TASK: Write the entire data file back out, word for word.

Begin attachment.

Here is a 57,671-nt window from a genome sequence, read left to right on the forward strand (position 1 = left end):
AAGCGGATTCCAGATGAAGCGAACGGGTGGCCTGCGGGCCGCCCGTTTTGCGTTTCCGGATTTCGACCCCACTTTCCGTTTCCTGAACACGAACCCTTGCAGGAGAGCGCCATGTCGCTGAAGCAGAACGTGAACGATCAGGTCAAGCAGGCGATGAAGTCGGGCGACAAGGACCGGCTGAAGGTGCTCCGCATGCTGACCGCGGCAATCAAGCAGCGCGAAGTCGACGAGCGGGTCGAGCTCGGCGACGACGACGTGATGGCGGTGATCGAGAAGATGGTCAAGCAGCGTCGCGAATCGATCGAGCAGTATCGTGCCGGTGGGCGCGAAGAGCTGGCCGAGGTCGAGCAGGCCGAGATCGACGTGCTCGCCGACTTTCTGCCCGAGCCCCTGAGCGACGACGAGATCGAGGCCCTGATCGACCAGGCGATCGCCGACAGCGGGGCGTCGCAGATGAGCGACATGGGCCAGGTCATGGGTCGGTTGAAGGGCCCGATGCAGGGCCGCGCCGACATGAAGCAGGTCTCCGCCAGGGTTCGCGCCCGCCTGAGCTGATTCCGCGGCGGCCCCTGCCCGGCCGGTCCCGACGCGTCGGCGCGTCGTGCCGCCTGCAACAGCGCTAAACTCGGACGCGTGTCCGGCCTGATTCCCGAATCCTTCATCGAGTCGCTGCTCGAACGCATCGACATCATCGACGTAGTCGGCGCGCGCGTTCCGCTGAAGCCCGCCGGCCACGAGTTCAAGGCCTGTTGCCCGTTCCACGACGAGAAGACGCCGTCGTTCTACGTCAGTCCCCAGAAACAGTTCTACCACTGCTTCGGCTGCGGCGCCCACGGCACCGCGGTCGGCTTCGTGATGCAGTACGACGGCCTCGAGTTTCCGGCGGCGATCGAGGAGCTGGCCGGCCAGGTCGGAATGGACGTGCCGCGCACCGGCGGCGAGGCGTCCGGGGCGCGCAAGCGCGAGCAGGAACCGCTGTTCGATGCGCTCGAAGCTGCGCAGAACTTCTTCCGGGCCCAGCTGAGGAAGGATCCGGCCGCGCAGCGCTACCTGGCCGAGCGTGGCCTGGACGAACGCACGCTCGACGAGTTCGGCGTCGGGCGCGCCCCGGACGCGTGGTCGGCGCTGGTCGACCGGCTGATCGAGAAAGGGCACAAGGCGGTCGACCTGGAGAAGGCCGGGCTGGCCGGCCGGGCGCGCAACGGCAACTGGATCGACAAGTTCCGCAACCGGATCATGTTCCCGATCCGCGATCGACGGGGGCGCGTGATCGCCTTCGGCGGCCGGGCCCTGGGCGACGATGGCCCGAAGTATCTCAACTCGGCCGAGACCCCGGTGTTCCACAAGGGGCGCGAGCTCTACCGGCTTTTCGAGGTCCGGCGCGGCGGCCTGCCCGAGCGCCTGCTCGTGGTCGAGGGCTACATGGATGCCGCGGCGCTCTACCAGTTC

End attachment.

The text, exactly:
Here is a 57,671-nt window from a genome sequence, read left to right on the forward strand (position 1 = left end):
AAGCGGATTCCAGATGAAGCGAACGGGTGGCCTGCGGGCCGCCCGTTTTGCGTTTCCGGATTTCGACCCCACTTTCCGTTTCCTGAACACGAACCCTTGCAGGAGAGCGCCATGTCGCTGAAGCAGAACGTGAACGATCAGGTCAAGCAGGCGATGAAGTCGGGCGACAAGGACCGGCTGAAGGTGCTCCGCATGCTGACCGCGGCAATCAAGCAGCGCGAAGTCGACGAGCGGGTCGAGCTCGGCGACGACGACGTGATGGCGGTGATCGAGAAGATGGTCAAGCAGCGTCGCGAATCGATCGAGCAGTATCGTGCCGGTGGGCGCGAAGAGCTGGCCGAGGTCGAGCAGGCCGAGATCGACGTGCTCGCCGACTTTCTGCCCGAGCCCCTGAGCGACGACGAGATCGAGGCCCTGATCGACCAGGCGATCGCCGACAGCGGGGCGTCGCAGATGAGCGACATGGGCCAGGTCATGGGTCGGTTGAAGGGCCCGATGCAGGGCCGCGCCGACATGAAGCAGGTCTCCGCCAGGGTTCGCGCCCGCCTGAGCTGATTCCGCGGCGGCCCCTGCCCGGCCGGTCCCGACGCGTCGGCGCGTCGTGCCGCCTGCAACAGCGCTAAACTCGGACGCGTGTCCGGCCTGATTCCCGAATCCTTCATCGAGTCGCTGCTCGAACGCATCGACATCATCGACGTAGTCGGCGCGCGCGTTCCGCTGAAGCCCGCCGGCCACGAGTTCAAGGCCTGTTGCCCGTTCCACGACGAGAAGACGCCGTCGTTCTACGTCAGTCCCCAGAAACAGTTCTACCACTGCTTCGGCTGCGGCGCCCACGGCACCGCGGTCGGCTTCGTGATGCAGTACGACGGCCTCGAGTTTCCGGCGGCGATCGAGGAGCTGGCCGGCCAGGTCGGAATGGACGTGCCGCGCACCGGCGGCGAGGCGTCCGGGGCGCGCAAGCGCGAGCAGGAACCGCTGTTCGATGCGCTCGAAGCTGCGCAGAACTTCTTCCGGGCCCAGCTGAGGAAGGATCCGGCCGCGCAGCGCTACCTGGCCGAGCGTGGCCTGGACGAACGCACGCTCGACGAGTTCGGCGTCGGGCGCGCCCCGGACGCGTGGTCGGCGCTGGTCGACCGGCTGATCGAGAAAGGGCACAAGGCGGTCGACCTGGAGAAGGCCGGGCTGGCCGGCCGGGCGCGCAACGGCAACTGGATCGACAAGTTCCGCAACCGGATCATGTTCCCGATCCGCGATCGACGGGGGCGCGTGATCGCCTTCGGCGGCCGGGCCCTGGGCGACGATGGCCCGAAGTATCTCAACTCGGCCGAGACCCCGGTGTTCCACAAGGGGCGCGAGCTCTACCGGCTTTTCGAGGTCCGGCGCGGCGGCCTGCCCGAGCGCCTGCTCGTGGTCGAGGGCTACATGGATGCCGCGGCGCTCTACCAGTTC